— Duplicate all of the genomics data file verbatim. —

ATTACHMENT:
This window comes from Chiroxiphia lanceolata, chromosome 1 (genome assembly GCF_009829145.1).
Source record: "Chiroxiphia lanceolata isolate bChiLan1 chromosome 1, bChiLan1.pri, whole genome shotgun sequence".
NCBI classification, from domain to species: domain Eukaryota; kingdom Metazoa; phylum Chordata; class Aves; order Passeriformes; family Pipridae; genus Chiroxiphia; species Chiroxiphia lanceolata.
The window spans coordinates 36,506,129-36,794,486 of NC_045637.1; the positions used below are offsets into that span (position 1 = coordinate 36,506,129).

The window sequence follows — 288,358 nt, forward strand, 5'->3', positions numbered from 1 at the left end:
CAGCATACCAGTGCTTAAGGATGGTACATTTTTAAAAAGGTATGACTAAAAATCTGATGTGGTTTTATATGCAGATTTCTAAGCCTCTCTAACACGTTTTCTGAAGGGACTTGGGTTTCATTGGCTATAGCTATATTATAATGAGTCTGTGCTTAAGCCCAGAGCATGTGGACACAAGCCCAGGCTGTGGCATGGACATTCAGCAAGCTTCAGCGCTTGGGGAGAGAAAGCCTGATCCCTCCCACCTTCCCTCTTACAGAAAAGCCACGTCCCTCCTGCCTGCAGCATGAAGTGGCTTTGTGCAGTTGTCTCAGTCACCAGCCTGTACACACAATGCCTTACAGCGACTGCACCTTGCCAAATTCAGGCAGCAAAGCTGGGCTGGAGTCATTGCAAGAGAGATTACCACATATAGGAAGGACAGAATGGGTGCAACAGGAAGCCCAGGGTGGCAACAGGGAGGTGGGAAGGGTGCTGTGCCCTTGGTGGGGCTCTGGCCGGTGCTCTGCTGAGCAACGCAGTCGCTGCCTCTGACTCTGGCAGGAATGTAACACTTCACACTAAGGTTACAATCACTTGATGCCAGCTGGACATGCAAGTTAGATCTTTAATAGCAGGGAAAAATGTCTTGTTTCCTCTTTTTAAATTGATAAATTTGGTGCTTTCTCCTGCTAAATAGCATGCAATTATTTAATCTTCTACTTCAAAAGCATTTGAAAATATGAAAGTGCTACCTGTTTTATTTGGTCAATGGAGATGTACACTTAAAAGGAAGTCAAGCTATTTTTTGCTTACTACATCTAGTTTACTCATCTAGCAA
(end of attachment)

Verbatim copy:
This window comes from Chiroxiphia lanceolata, chromosome 1 (genome assembly GCF_009829145.1).
Source record: "Chiroxiphia lanceolata isolate bChiLan1 chromosome 1, bChiLan1.pri, whole genome shotgun sequence".
NCBI classification, from domain to species: domain Eukaryota; kingdom Metazoa; phylum Chordata; class Aves; order Passeriformes; family Pipridae; genus Chiroxiphia; species Chiroxiphia lanceolata.
The window spans coordinates 36,506,129-36,794,486 of NC_045637.1; the positions used below are offsets into that span (position 1 = coordinate 36,506,129).

The window sequence follows — 288,358 nt, forward strand, 5'->3', positions numbered from 1 at the left end:
CAGCATACCAGTGCTTAAGGATGGTACATTTTTAAAAAGGTATGACTAAAAATCTGATGTGGTTTTATATGCAGATTTCTAAGCCTCTCTAACACGTTTTCTGAAGGGACTTGGGTTTCATTGGCTATAGCTATATTATAATGAGTCTGTGCTTAAGCCCAGAGCATGTGGACACAAGCCCAGGCTGTGGCATGGACATTCAGCAAGCTTCAGCGCTTGGGGAGAGAAAGCCTGATCCCTCCCACCTTCCCTCTTACAGAAAAGCCACGTCCCTCCTGCCTGCAGCATGAAGTGGCTTTGTGCAGTTGTCTCAGTCACCAGCCTGTACACACAATGCCTTACAGCGACTGCACCTTGCCAAATTCAGGCAGCAAAGCTGGGCTGGAGTCATTGCAAGAGAGATTACCACATATAGGAAGGACAGAATGGGTGCAACAGGAAGCCCAGGGTGGCAACAGGGAGGTGGGAAGGGTGCTGTGCCCTTGGTGGGGCTCTGGCCGGTGCTCTGCTGAGCAACGCAGTCGCTGCCTCTGACTCTGGCAGGAATGTAACACTTCACACTAAGGTTACAATCACTTGATGCCAGCTGGACATGCAAGTTAGATCTTTAATAGCAGGGAAAAATGTCTTGTTTCCTCTTTTTAAATTGATAAATTTGGTGCTTTCTCCTGCTAAATAGCATGCAATTATTTAATCTTCTACTTCAAAAGCATTTGAAAATATGAAAGTGCTACCTGTTTTATTTGGTCAATGGAGATGTACACTTAAAAGGAAGTCAAGCTATTTTTTGCTTACTACATCTAGTTTACTCATCTAGCAA